Sometimes in designing walkways and cycleways and streets and roadways it’s easy to get caught up in details and lose sight of the overall goals. I even ran into this problem as I was writing this and had to continually de-detail. It’s human nature I guess.
Fundamentals are important because it’s important that we understand why something is designed the way that it is, not just copy it and try to adapt it to our U.S. system of roads.
For cities, counties, and states who believe that pedestrians, the disabled and people riding bicycles are important and that we should provide safe facilities for them, there are three key fundamentals—Safety, Momentum, and Comfort.
Note that in using the term cycleway I’m referring to facilities for use by bicycle riders and disabled folk on personal mobility devices that can travel about 10-20 mph.
Safety is likely the number one reason people mention for not wanting to ride to local stores or for not allowing their children to ride to school. Feeling safe and being safe, physically and socially, is number one for nearly every person who does, or wants to, ride a bicycle. If people don’t feel comfortably safe, little else matters.
Cars, and the people driving them, are what make most people feel unsafe and are indeed the number one actual threat. Fatalities or serious injury from other incidents, that do not involve people driving cars, are near zero. For most people then, safety begins with protection from cars and trucks and the debris thrown by their tires.
Painted lines and symbols do not provide this protection, especially if traffic is moving more than about 25 mph. Even if we could rely on drivers to always drive perfectly there would still be problems with debris which can be dangerous.
Physical protection and segregation from motor traffic then is key. On 30 mph streets a curb separated cycletrack may suffice while at 35 mph and above we’ll need increasing segregation depending on motor vehicle speeds and volumes. Adapted from the Dutch CROW Manual:
Bicycle Facilities By Speed
|Below 20 MPH||Bicyclists and motor traffic can often comfortably co-exist. Note that this is 18 mph in NL.|
|Above 20 MPH||Painted bike lanes may suffice if traffic volume is low.|
|Above 25 MPH||Physically segregated cycle track or path. Segregation provided by curb, parked cars, trees, planters, grass median, or a combination.|
|Above 35 MPH||Distance segregation (sometimes combined with physical segregation) becomes critical with separation distance increasing with vehicle speed and volume. This gives drivers increased time to react if they wander, reduces noise problems for cycleway users, and reduces problems of rain/snow wakes and debris from passing cars.|
Junction design is as important as the path between them. Grade separation such as the cycleway going underneath a road is the best option though not always practical. At-grade intersections require separation in time—using proper signal timing to prevent dangerous conflicts. As well, proper placement of stop lines and crossings, utilizing tabled crossings that are slightly raised, and using a consistent color throughout, all improve safety.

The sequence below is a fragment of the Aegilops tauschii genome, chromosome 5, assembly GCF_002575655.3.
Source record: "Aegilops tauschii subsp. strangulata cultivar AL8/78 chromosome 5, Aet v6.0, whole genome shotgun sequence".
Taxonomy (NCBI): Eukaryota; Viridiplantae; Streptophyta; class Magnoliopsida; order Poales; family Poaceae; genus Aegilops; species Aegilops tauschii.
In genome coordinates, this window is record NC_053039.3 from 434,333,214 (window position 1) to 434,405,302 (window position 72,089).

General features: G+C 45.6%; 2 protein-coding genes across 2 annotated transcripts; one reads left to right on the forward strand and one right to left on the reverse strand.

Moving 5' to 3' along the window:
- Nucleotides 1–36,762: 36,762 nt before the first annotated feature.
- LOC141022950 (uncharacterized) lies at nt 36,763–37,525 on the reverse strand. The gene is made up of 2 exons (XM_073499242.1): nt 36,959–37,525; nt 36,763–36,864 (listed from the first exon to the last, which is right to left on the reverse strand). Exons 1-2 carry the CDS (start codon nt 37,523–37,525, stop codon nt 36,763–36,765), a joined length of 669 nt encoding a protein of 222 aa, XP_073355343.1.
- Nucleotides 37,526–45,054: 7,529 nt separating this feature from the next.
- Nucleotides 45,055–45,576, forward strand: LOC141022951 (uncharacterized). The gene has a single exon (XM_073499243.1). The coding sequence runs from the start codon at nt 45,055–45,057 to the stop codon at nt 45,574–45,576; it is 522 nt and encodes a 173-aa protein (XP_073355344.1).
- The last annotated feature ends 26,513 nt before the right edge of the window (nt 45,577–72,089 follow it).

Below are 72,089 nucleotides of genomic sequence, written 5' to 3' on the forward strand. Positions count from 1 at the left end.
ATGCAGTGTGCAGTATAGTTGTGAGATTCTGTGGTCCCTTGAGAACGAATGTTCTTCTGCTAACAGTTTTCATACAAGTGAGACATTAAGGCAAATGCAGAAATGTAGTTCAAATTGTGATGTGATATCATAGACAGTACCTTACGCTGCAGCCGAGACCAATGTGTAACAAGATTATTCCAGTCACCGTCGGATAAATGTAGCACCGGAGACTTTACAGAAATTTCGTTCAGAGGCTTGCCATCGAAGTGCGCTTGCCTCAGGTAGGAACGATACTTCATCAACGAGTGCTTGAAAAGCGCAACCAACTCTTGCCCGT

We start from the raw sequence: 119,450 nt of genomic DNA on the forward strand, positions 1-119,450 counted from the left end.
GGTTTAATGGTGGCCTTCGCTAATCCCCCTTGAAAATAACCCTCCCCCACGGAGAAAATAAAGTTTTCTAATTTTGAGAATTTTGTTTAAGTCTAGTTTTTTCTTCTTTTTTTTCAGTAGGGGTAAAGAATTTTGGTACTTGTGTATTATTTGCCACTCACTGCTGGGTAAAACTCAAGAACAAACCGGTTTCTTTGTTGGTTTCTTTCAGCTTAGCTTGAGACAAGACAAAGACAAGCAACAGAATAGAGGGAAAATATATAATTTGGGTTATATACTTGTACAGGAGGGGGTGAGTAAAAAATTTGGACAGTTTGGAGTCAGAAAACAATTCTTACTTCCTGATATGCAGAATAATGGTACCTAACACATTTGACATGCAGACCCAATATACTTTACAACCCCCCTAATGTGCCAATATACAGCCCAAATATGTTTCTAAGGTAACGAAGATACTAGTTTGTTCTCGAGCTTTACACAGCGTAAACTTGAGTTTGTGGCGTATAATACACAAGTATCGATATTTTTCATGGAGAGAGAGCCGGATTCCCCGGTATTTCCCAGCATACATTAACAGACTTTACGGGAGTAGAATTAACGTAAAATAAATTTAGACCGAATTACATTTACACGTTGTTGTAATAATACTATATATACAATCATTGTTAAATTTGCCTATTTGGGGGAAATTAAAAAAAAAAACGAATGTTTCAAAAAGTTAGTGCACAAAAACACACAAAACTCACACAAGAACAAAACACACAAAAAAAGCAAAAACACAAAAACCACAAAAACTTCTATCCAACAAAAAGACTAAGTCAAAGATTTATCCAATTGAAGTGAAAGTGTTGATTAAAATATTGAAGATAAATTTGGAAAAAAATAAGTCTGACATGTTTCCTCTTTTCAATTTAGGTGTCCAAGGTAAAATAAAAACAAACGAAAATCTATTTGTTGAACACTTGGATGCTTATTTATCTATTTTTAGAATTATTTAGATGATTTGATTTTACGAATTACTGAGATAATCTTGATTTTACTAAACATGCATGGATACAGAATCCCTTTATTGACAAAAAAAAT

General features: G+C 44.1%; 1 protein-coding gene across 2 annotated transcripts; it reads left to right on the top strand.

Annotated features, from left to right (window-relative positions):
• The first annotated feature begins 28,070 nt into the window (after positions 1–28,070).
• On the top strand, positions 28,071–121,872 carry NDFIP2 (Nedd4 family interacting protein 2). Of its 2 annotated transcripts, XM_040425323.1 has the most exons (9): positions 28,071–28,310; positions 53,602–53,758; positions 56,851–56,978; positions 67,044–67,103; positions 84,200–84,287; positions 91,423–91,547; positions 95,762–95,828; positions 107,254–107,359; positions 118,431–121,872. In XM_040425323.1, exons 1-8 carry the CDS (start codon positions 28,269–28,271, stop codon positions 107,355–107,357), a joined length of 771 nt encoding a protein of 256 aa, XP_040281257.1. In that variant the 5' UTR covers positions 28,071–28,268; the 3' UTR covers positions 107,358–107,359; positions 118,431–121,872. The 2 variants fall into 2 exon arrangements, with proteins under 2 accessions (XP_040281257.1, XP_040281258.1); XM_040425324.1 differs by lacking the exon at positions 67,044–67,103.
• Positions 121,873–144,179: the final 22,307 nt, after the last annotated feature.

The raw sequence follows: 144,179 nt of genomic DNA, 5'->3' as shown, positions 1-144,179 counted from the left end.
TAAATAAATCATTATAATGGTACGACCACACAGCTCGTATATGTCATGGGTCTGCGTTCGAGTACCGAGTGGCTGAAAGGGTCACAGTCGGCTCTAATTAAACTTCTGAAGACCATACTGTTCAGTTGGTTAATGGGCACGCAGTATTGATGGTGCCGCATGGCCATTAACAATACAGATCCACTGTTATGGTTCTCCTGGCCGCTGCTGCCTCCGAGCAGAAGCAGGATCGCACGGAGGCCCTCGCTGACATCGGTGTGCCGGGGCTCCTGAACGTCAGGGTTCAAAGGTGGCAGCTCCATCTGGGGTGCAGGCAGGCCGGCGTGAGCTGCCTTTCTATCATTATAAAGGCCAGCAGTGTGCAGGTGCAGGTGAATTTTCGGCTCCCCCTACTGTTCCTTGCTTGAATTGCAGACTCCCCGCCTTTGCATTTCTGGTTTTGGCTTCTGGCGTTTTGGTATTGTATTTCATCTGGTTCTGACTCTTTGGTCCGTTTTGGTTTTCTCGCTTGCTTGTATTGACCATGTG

For more on Junction Design: Dutch Junction Design
A key element of safety that we often forget is eliminating ambiguity and ridiculousness. It should be clear along EVERY corridor where bicycle riders and disabled should be (for example, bicycle lanes/paths being solid green), every junction with more traffic than maybe 1 vehicle per hour should include sharks teeth or other elements to make right-of-way clear and unambiguous. Unnecessary stops where yield will suffice should be eliminated as should long waits to cross empty stroads.
Commentary: While the approach of The Netherlands and increasingly of other European countries is to prevent injuries and fatalities by making bicycling safe enough that riders do not feel a need to wear safety gear, the approach in the U.S. is just the opposite. Instead of providing a road system that reduces the likelihood of crashes, we tell people riding bicycles to wear a fairly useless helmet and throw our hands up and say that ‘crashes happen’. That needs to change.
Momentum – Stops, Bumps, and Buttons
Most people want to get where they are going fairly quickly and efficiently. For bicycle riders, maintaining momentum is critical to both of these.
Every stop or slowdown, every break in momentum, requires a bit of extra physical effort to get going again and adds extra delay to the trip, far more so than for motor vehicles. By themselves, each is mostly just annoying, numerous of these breaks combined though, become an issue.
A well designed bicycle network, more so than our road network, minimizes elements that cause breaks in momentum. These include the need to stop (or push a button), slow down to deal with a poorly designed or unnecessary curb-cut, slow or stop for cars or trucks blocking a path, slow down because of too tight of a curve or dangerous obstructions in the path, or any number of things.
Cycleways should be designed to allow for safely maintaining momentum at about 15 to 18 mph or faster. Paths should be smooth and continuous in color (usually green in the U.S.), material, and grade for their entire length, including every driveway and minor road crossing.
Paths should be wide enough to allow for safe passing even when someone is coming from the opposite direction.
At major signalized or stop-sign controlled intersections that cannot accommodate grade separation, the path should ideally cross at path grade (tabled crossing) or the transition (curb cut) should be full path width, as gradual and smooth as possible and should never have a reverse slope bump.